Make Money Selling Your Crafts

Make more money with your crafts by effectively marketing yourself and your products.

It can be difficult to make money selling crafts. For every person you meet who is selling their craft and making a respectable profit, there are at least ten others who are either losing money, or grossing less than the minimum wage per hour. For some, it is a matter of skill. For many more, however, it is a matter of marketing and finding the right market to sell the product. You can be the best craftsperson in the world, but without marketing and promoting skills, your product will be doomed to sell at a lower price that you deserve.

First of all, do a cost analysis of your product. Factor in the cost of your materials, the time and expense you went to obtaining the materials, the time you spent making your item and the time and expense you have put into marketing and selling your product. It can be tricky to keep track of all of the things that you are spending money on, so be sure to keep good records. Don't forget about the entry fee for craft show you entered, in addition to the booth fee. What about shopping bags that you give to customers with your product? The devil is in the details. Small expenses can add up quickly, diminishing or even eliminating your profit.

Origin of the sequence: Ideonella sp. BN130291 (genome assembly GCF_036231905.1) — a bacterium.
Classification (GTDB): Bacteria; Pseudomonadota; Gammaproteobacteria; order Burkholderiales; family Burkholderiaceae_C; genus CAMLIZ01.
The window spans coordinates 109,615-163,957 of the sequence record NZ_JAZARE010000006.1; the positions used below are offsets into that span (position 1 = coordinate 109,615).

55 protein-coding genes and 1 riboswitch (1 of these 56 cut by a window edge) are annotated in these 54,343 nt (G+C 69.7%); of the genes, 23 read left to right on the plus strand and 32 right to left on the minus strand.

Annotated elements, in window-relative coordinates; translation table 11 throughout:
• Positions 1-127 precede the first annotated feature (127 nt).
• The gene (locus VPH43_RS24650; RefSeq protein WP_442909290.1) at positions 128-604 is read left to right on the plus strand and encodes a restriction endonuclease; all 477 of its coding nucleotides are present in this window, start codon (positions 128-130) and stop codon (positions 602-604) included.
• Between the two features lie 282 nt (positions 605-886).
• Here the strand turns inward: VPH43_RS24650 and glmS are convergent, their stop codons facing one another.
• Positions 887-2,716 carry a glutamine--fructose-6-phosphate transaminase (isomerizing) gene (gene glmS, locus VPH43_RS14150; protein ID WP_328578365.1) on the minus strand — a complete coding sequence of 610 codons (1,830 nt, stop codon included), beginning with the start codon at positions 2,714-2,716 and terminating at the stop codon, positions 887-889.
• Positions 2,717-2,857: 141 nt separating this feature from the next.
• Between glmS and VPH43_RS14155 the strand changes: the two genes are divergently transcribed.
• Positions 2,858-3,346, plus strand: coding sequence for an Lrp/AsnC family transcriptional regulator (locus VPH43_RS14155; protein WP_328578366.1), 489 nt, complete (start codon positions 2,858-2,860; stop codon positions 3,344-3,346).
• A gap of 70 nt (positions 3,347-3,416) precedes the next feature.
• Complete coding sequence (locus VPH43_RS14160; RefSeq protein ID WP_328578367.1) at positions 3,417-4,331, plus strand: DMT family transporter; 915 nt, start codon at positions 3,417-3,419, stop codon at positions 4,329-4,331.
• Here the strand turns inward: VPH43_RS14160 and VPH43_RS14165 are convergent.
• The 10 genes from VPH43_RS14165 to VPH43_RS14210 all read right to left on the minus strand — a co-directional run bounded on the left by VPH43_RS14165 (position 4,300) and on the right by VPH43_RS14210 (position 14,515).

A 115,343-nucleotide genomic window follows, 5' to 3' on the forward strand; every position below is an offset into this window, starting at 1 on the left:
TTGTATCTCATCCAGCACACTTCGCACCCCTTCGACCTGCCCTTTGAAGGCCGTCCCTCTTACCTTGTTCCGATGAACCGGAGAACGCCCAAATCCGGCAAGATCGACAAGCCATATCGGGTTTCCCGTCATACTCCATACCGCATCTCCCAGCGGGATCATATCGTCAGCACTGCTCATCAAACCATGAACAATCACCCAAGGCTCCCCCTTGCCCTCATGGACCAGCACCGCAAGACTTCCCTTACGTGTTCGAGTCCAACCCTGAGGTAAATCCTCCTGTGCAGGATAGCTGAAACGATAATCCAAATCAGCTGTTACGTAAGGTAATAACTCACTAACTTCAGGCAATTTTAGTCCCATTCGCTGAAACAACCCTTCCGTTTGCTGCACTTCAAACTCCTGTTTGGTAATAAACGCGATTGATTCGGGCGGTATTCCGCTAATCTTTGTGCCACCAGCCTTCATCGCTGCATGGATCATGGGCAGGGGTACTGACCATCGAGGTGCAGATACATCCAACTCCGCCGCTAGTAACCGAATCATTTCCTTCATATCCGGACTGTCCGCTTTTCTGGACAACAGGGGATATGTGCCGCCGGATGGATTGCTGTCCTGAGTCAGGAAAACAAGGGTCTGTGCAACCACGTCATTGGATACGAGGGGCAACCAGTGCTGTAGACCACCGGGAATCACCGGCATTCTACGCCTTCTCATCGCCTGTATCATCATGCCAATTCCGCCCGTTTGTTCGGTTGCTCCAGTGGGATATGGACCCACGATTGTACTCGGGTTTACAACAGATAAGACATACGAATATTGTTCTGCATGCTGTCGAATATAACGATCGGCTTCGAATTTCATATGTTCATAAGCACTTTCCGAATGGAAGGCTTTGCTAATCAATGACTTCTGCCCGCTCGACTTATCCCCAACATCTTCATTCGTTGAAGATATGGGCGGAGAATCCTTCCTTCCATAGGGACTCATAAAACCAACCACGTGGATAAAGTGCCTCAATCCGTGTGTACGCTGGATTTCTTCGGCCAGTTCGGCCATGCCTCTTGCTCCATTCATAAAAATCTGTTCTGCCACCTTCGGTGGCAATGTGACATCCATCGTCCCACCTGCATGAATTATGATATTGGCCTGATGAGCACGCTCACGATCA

After you have done your cost analysis, decide if you are making the hourly wage that you want. If not, then you need to raise the price of your product. Will the market you sell in support the price? If not, then you need to target a more affluent market, find a way to cut expenses or develop a more profitable product.

Selling your item for what it is worth and selling enough of your product are two major concerns for the craftsperson. It is worth putting some time into marketing your product so that you can earn the price you deserve. As far as marketing goes, it is absolutely amazing what good design can accomplish. Make sure your hangtags, labels, etc. are professionally done. You can produce this effect yourself on some good publishing software, such as Quark, or perhaps Microsoft Publisher. Next time you are in a pricey store, take a look at items in your category and pay attention to how they are presented. Do the fonts on the labels create an elegant image? What do the hangtags say? Do they present a minimalist one-of-a-kind image, or do they have intricate instructions and a history of the item on them? Whatever the case, you may want to consider adopting the techniques that the craftspeople selling their items at high-end stores have done, even if your product is not particularly high end. After all, a label can make the difference between hand lotion being priced at one dollar or twenty.